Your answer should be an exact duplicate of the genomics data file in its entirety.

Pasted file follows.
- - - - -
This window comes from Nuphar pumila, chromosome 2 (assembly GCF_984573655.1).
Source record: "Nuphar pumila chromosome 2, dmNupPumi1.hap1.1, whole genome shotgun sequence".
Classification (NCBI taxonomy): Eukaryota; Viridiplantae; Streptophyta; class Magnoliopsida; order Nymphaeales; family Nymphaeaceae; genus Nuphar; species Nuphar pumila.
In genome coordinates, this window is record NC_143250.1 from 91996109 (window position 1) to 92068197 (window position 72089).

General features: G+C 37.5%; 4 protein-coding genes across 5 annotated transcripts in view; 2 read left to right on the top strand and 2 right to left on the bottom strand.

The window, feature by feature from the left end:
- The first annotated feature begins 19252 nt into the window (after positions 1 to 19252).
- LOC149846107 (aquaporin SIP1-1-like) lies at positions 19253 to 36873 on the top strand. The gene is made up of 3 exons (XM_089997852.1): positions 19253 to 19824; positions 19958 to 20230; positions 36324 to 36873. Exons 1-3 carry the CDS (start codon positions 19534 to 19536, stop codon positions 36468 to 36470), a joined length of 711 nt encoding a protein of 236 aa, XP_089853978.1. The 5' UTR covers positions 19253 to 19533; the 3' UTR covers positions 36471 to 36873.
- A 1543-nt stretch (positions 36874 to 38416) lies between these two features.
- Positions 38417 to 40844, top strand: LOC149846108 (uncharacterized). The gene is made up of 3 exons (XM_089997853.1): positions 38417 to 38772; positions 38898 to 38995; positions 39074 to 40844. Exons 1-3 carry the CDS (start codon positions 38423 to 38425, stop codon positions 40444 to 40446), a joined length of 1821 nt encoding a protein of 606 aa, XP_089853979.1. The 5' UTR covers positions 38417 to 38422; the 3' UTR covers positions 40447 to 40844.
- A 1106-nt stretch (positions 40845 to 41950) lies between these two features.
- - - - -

This window comes from Nuphar pumila, chromosome 2 (assembly GCF_984573655.1).
Source record: "Nuphar pumila chromosome 2, dmNupPumi1.hap1.1, whole genome shotgun sequence".
Classification (NCBI taxonomy): Eukaryota; Viridiplantae; Streptophyta; class Magnoliopsida; order Nymphaeales; family Nymphaeaceae; genus Nuphar; species Nuphar pumila.
In genome coordinates, this window is record NC_143250.1 from 91996109 (window position 1) to 92068197 (window position 72089).

General features: G+C 37.5%; 4 protein-coding genes across 5 annotated transcripts in view; 2 read left to right on the top strand and 2 right to left on the bottom strand.

The window, feature by feature from the left end:
- The first annotated feature begins 19252 nt into the window (after positions 1 to 19252).
- LOC149846107 (aquaporin SIP1-1-like) lies at positions 19253 to 36873 on the top strand. The gene is made up of 3 exons (XM_089997852.1): positions 19253 to 19824; positions 19958 to 20230; positions 36324 to 36873. Exons 1-3 carry the CDS (start codon positions 19534 to 19536, stop codon positions 36468 to 36470), a joined length of 711 nt encoding a protein of 236 aa, XP_089853978.1. The 5' UTR covers positions 19253 to 19533; the 3' UTR covers positions 36471 to 36873.
- A 1543-nt stretch (positions 36874 to 38416) lies between these two features.
- Positions 38417 to 40844, top strand: LOC149846108 (uncharacterized). The gene is made up of 3 exons (XM_089997853.1): positions 38417 to 38772; positions 38898 to 38995; positions 39074 to 40844. Exons 1-3 carry the CDS (start codon positions 38423 to 38425, stop codon positions 40444 to 40446), a joined length of 1821 nt encoding a protein of 606 aa, XP_089853979.1. The 5' UTR covers positions 38417 to 38422; the 3' UTR covers positions 40447 to 40844.
- A 1106-nt stretch (positions 40845 to 41950) lies between these two features.